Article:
Long before Richard Burton married Elizabeth Taylor, he (or at least a namesake) was a Victorian explorer fluent in 29 languages. Being barely fluent in one makes me inordinately jealous of the man’s skills, as well as what he termed his “wanderings”.
Burton’s wanderings took him through Asia, the Middle East and Africa. He was one of the first European non-Muslims to visit the closed city of Mecca. Disguised as a fellow hajj pilgrim and using his language skills, he was committed enough to get circumcised as Islamic law dictates, in case anyone deemed to check his religious affiliations. That’s not a length I would choose to go to myself.
His visit to West Africa had more of a direct purpose, on his way to take up the post of British Consul to the then Spanish Island of Fernando Po, now Bioko, part of Equatorial Guinea. It was 1861. For this reason I was in a sense following Burton’s route around the west of the continent. He began his sea voyage towards Bioko by creeping down from the European islands of Madeira and Tenerife, before stopping at ports in Liberia, Ghana, and Nigeria.
Cape Coast, Ghana. Burton spent 24 hours in the town.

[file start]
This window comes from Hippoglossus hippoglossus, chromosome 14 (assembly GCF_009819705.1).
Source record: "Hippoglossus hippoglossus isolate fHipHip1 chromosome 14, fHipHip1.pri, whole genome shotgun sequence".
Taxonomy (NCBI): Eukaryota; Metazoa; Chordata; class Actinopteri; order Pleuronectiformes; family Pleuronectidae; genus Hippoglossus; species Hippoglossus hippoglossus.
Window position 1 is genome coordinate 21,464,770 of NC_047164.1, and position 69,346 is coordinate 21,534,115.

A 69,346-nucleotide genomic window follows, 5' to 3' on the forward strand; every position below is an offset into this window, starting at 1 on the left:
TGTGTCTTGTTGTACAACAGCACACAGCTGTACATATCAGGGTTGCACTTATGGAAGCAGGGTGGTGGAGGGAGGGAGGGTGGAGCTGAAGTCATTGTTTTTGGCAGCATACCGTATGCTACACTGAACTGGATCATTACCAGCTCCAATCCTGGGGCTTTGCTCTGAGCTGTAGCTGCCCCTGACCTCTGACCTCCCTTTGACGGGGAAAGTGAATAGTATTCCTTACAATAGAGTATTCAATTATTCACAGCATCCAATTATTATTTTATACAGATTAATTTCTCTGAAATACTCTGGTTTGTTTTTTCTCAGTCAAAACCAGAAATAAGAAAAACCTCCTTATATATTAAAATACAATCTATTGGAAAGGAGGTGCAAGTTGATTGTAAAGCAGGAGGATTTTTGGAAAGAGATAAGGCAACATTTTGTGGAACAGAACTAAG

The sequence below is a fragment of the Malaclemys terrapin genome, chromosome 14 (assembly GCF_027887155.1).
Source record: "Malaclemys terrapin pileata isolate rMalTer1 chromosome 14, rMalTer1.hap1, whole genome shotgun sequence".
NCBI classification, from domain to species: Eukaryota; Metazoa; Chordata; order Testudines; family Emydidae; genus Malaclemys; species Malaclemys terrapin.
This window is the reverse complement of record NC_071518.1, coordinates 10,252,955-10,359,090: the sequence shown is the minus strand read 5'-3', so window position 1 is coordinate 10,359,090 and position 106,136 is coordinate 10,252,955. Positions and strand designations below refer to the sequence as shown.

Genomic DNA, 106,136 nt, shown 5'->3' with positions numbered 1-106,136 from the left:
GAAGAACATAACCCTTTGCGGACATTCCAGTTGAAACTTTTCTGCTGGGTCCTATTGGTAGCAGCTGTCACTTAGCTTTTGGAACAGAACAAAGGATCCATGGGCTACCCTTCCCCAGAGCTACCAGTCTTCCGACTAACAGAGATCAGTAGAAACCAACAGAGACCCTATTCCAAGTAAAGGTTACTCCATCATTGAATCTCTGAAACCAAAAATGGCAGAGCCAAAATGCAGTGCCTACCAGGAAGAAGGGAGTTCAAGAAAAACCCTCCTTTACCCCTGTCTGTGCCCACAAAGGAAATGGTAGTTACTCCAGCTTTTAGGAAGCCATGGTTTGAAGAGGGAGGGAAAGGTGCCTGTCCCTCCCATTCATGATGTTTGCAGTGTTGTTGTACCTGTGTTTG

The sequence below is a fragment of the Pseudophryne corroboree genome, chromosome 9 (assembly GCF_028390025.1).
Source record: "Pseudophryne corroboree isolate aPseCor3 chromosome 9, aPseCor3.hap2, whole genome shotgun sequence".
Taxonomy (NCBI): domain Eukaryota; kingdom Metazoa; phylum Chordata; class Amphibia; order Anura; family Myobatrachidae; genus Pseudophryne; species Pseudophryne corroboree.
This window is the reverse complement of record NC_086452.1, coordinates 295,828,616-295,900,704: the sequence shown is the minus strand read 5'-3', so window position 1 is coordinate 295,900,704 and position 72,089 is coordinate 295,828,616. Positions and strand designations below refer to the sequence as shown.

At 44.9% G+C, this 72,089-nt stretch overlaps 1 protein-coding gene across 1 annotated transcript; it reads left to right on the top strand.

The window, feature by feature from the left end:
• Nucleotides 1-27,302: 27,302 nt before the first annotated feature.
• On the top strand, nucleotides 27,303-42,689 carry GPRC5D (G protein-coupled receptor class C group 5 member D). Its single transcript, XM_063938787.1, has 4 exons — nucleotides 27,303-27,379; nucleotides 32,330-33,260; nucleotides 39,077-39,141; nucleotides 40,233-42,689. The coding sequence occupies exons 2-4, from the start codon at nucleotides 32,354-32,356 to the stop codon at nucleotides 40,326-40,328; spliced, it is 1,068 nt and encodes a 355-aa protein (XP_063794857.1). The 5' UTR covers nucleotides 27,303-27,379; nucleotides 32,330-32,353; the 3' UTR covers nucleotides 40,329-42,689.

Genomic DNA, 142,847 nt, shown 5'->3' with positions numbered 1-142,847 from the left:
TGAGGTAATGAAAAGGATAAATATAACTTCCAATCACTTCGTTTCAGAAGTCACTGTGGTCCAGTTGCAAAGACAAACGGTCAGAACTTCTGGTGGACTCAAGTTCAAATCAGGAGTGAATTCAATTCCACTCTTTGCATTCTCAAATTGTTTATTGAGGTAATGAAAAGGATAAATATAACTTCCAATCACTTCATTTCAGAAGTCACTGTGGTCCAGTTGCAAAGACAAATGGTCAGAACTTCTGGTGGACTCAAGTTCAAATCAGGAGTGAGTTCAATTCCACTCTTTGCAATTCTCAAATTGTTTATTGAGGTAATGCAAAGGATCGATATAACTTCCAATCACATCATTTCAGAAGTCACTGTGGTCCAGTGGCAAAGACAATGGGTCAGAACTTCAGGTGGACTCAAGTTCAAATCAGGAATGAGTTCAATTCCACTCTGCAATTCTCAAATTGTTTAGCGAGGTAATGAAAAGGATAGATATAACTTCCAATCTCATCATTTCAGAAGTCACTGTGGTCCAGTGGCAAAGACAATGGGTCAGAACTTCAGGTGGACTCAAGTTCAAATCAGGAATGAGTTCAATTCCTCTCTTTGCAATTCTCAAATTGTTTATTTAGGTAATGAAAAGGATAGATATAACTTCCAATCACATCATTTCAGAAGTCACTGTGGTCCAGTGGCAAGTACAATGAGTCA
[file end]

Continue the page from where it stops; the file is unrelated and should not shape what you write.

In many ways Africa’s coast is its heart. Colonisers from Europe and Arabia approached the continent from the sea, with colonisation migrating in towards its centre. Because of this, I had followed the route of many before me.
Burton’s dislike for Black Africans, considering them lazy and untrustworthy, made his exploits unpopular in more recent times. However, his achievements and discoveries mean he is still relevant today.
Burton was the first European to enter Harar, where he remained for 10 days as the guest-prisoner of the emir. Harar is a high walled medieval town in the eastern reaches of Ethiopia. Burton approached from Zeila in Somaliland. Following in his tracks again, I travelled in the reverse direction, from Harar to Zeila. Harar remains famous for its Hyena men. Since the 1960s men from the town have fed thin strips of meat to the Spotted Hyenas that live near to the town walls. The tradition is thought to have begun during a famine in the late 1800s when feeding the animals ensured they didn’t attack valuable livestock.
The strips of meat were brought out of a white bucket. Dangling the strips from his forefingers, the young man waited until the Hyena had stretched its odd bulk to reach the meat, nose close to fingers, before releasing it. The strip disappeared down the animal’s huge gullet instantaneously. The man then began to hug the animals, before the Hyena’s got bored and crept off until the following evening.